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Monitored anesthesia care during mechanical thrombectomy for stroke: need for data-driven and individualized decisions
  1. Raul G Nogueira1,
  2. Mahmoud H Mohammaden1,
  3. Timothy P Moran2,
  4. Matthew K Whalin3,
  5. Raphael Y Gershon3,
  6. Alhamza R R Al-Bayati1,
  7. Jonathan Ratcliff2,
  8. Leonardo Pisani1,
  9. Bernardo Liberato1,
  10. Nirav Bhatt1,
  11. Michael R Frankel1,
  12. Diogo C Haussen1
  1. 1Department of Neurology, Emory University School of Medicine, Marcus Stroke & Neuroscience Center, Grady Memorial Hospital, Atlanta, Georgia, USA
  2. 2Emergency Medicine, Emory University School of Medicine, Atlanta, Georgia, USA
  3. 3Department of Anesthesiology, Emory University School of Medicine, Atlanta, Georgia, USA
  1. Correspondence to Dr Raul G Nogueira, Neurology, Emory University School of Medicine, Atlanta, GA 30322, USA; raul.g.nogueira{at}


Background The optimal anesthesia management for patients with stroke undergoing mechanical thrombectomy (MT) during the COVID-19 pandemic has become a matter of controversy. Some recent guidelines have favored general anesthesia (GA) in patients perceived as high risk for intraprocedural conversion from sedation to GA, including those with dominant hemispheric occlusions/aphasia or baseline National Institutes of Health Stroke Scale (NIHSS) score >15. We aim to identify the rate and predictors of conversion to GA during MT in a high-volume center where monitored anesthesia care (MAC) is the default modality.

Methods A retrospective review of a prospectively maintained MT database from January 2013 to July 2020 was undertaken. Analyses were conducted to identify the predictors of intraprocedural conversion to GA. In addition, we analyzed the GA conversion rates in subgroups of interest.

Results Among 1919 MT patients, 1681 (87.6%) started treatment under MAC (median age 65 years (IQR 55–76); baseline NIHSS 16 (IQR 11–21); 48.4% women). Of the 1677 eligible patients, 26 (1.6%) converted to GA including 1.4% (22/1615) with anterior and 6.5% (4/62) with posterior circulation strokes. The only predictor of GA conversion was posterior circulation stroke (OR 4.99, 95% CI 1.67 to 14.96, P=0.004). The conversion rates were numerically higher in right than in left hemispheric occlusions (1.6% vs 1.2%; OR 1.37, 95% CI 0.59 to 3.19, P=0.47) and in milder than in more severe strokes (NIHSS ≤15 vs >15: 2% vs 1.2%; OR 0.62, 95% CI 0.28 to 1.36, P=0.23).

Conclusions Our study showed that the overall rate of conversion from MAC to GA during MT was low (1.6%) and, while higher in posterior circulation strokes, it was not predicted by either hemispheric dominance or stroke severity. Caution should be given before changing clinical practice during moments of crisis.

  • stroke
  • thrombectomy

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  • Twitter @pisanileonardo, @nirav_r_bhatt

  • RGN and MHM contributed equally.

  • Contributors RGN: Study conception, design of the work, interpretation of data, drafting of the manuscript. MHM: Acquisition of data, interpretation of data, drafting of the manuscript. TPM: statistical analysis. MKW, RYG, ARA, JR, LP, BL, NB, MRF, DCH: Critical revision of the manuscript. All authors gave final approval of the version to be published and are in agreement to be accountable for all aspects of the work in ensuring that questions related to the accuracy or integrity of any part of the work are appropriately investigated and resolved.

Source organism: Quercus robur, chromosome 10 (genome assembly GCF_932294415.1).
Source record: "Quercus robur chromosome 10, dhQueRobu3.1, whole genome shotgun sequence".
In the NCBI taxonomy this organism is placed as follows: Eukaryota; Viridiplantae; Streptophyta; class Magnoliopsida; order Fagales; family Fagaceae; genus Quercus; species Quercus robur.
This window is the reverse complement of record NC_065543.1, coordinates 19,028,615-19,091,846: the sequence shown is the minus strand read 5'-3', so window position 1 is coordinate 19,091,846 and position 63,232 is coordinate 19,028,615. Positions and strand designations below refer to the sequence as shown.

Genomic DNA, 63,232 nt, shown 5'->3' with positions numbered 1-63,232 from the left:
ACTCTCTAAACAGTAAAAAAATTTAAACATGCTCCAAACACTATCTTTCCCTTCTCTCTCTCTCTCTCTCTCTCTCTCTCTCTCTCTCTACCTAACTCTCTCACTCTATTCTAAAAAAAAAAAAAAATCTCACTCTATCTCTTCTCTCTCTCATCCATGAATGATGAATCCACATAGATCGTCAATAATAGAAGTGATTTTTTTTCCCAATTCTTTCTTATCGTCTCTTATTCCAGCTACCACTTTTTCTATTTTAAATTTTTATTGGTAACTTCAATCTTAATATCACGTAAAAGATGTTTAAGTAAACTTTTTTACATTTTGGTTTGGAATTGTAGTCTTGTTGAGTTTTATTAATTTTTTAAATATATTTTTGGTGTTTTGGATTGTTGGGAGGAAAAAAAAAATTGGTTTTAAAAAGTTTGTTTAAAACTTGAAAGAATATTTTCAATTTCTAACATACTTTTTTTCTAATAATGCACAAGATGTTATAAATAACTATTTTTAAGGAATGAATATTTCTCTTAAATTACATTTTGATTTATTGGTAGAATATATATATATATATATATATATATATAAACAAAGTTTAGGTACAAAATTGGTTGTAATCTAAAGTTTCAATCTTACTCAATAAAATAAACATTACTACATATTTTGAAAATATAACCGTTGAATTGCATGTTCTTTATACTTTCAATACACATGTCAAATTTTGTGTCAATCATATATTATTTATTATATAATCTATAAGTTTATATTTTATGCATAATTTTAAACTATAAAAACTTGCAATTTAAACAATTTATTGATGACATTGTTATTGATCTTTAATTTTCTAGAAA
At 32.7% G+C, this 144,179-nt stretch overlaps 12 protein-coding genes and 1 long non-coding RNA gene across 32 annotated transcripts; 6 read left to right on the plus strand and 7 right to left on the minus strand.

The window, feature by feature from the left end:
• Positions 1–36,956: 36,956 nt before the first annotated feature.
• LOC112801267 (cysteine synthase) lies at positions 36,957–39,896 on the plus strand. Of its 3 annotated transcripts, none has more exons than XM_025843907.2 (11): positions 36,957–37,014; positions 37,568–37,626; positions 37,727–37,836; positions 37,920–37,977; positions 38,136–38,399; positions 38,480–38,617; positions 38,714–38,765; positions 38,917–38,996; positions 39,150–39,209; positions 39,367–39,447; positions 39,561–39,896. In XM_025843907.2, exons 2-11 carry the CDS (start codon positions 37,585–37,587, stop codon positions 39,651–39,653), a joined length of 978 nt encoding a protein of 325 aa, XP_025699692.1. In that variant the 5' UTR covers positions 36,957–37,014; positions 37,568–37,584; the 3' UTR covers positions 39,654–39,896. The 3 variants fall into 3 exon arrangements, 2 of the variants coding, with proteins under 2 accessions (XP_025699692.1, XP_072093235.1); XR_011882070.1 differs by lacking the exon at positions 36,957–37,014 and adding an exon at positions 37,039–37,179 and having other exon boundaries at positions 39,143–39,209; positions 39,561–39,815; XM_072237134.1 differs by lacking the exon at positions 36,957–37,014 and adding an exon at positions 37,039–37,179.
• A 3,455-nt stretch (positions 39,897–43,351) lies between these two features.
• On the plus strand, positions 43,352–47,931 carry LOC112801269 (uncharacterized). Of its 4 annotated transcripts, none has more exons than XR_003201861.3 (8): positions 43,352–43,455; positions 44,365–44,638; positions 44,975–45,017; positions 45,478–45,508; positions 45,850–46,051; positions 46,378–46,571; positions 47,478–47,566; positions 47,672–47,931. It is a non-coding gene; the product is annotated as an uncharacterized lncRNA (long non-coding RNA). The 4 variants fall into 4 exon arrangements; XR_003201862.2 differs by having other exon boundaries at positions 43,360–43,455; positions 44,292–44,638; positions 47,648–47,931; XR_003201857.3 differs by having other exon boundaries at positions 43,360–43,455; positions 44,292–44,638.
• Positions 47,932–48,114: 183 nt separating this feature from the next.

• Funding The authors have not declared a specific grant for this research from any funding agency in the public, commercial or not-for-profit sectors.

  • Competing interests RGN reports consulting fees for advisory roles with Stryker Neurovascular, Cerenovus, Medtronic, Phenox, Anaconda, Genentech, Biogen, Prolong Pharmaceuticals, Imperative Care and stock options for advisory roles with Brainomix, Viz-AI, Corindus Vascular Robotics, Vesalio, Ceretrieve, Astrocyte and Cerebrotech. DCH is a consultant for Stryker and Vesalio and holds stock options at Viz.AI.

  • Patient consent for publication Not required.

  • Provenance and peer review Not commissioned; externally peer reviewed.

  • Data availability statement Data are available upon reasonable request. Data Sharing: The unpublished data from this dataset is held by Grady Memorial Hospital / Emory University and the corresponding author. Requests for data sharing would be required to be discussed with them directly.

  • Supplemental material This content has been supplied by the author(s). It has not been vetted by BMJ Publishing Group Limited (BMJ) and may not have been peer-reviewed. Any opinions or recommendations discussed are solely those of the author(s) and are not endorsed by BMJ. BMJ disclaims all liability and responsibility arising from any reliance placed on the content. Where the content includes any translated material, BMJ does not warrant the accuracy and reliability of the translations (including but not limited to local regulations, clinical guidelines, terminology, drug names and drug dosages), and is not responsible for any error and/or omissions arising from translation and adaptation or otherwise.